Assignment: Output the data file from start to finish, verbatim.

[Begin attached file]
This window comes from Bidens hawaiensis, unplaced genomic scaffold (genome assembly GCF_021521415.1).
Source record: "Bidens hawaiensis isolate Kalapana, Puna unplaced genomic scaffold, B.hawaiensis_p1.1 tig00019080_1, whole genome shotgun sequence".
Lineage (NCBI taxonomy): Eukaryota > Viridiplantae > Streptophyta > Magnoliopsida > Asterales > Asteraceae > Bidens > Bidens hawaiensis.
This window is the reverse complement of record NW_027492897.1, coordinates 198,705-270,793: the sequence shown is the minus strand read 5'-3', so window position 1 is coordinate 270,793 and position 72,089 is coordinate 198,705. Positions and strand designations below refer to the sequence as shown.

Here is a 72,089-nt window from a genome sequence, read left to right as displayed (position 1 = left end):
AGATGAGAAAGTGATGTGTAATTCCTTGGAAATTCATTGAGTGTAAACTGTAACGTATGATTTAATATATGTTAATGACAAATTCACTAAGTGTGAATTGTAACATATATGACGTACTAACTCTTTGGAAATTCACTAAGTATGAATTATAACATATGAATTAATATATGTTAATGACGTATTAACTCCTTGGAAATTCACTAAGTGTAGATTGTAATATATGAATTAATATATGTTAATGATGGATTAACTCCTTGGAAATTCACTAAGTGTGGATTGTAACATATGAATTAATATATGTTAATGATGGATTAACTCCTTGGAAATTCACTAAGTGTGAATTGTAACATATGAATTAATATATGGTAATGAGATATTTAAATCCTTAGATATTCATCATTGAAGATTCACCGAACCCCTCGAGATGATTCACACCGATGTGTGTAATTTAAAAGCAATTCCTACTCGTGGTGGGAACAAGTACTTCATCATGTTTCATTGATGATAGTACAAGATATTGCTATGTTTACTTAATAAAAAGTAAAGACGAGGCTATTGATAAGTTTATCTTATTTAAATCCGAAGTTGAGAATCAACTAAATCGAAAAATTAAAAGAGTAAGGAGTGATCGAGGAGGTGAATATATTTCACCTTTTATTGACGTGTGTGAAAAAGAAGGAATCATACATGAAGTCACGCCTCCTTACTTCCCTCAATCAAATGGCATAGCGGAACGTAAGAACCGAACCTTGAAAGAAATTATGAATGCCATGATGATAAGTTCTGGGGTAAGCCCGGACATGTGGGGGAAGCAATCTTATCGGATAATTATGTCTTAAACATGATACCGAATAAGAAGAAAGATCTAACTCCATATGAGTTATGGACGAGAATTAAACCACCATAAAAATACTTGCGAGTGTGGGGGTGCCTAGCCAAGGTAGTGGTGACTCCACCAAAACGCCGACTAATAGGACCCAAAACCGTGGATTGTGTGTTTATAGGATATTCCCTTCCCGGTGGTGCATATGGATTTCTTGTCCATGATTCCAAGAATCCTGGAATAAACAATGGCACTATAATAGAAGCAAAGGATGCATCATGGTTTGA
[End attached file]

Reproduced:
This window comes from Bidens hawaiensis, unplaced genomic scaffold (genome assembly GCF_021521415.1).
Source record: "Bidens hawaiensis isolate Kalapana, Puna unplaced genomic scaffold, B.hawaiensis_p1.1 tig00019080_1, whole genome shotgun sequence".
Lineage (NCBI taxonomy): Eukaryota > Viridiplantae > Streptophyta > Magnoliopsida > Asterales > Asteraceae > Bidens > Bidens hawaiensis.
This window is the reverse complement of record NW_027492897.1, coordinates 198,705-270,793: the sequence shown is the minus strand read 5'-3', so window position 1 is coordinate 270,793 and position 72,089 is coordinate 198,705. Positions and strand designations below refer to the sequence as shown.

Here is a 72,089-nt window from a genome sequence, read left to right as displayed (position 1 = left end):
AGATGAGAAAGTGATGTGTAATTCCTTGGAAATTCATTGAGTGTAAACTGTAACGTATGATTTAATATATGTTAATGACAAATTCACTAAGTGTGAATTGTAACATATATGACGTACTAACTCTTTGGAAATTCACTAAGTATGAATTATAACATATGAATTAATATATGTTAATGACGTATTAACTCCTTGGAAATTCACTAAGTGTAGATTGTAATATATGAATTAATATATGTTAATGATGGATTAACTCCTTGGAAATTCACTAAGTGTGGATTGTAACATATGAATTAATATATGTTAATGATGGATTAACTCCTTGGAAATTCACTAAGTGTGAATTGTAACATATGAATTAATATATGGTAATGAGATATTTAAATCCTTAGATATTCATCATTGAAGATTCACCGAACCCCTCGAGATGATTCACACCGATGTGTGTAATTTAAAAGCAATTCCTACTCGTGGTGGGAACAAGTACTTCATCATGTTTCATTGATGATAGTACAAGATATTGCTATGTTTACTTAATAAAAAGTAAAGACGAGGCTATTGATAAGTTTATCTTATTTAAATCCGAAGTTGAGAATCAACTAAATCGAAAAATTAAAAGAGTAAGGAGTGATCGAGGAGGTGAATATATTTCACCTTTTATTGACGTGTGTGAAAAAGAAGGAATCATACATGAAGTCACGCCTCCTTACTTCCCTCAATCAAATGGCATAGCGGAACGTAAGAACCGAACCTTGAAAGAAATTATGAATGCCATGATGATAAGTTCTGGGGTAAGCCCGGACATGTGGGGGAAGCAATCTTATCGGATAATTATGTCTTAAACATGATACCGAATAAGAAGAAAGATCTAACTCCATATGAGTTATGGACGAGAATTAAACCACCATAAAAATACTTGCGAGTGTGGGGGTGCCTAGCCAAGGTAGTGGTGACTCCACCAAAACGCCGACTAATAGGACCCAAAACCGTGGATTGTGTGTTTATAGGATATTCCCTTCCCGGTGGTGCATATGGATTTCTTGTCCATGATTCCAAGAATCCTGGAATAAACAATGGCACTATAATAGAAGCAAAGGATGCATCATGGTTTGA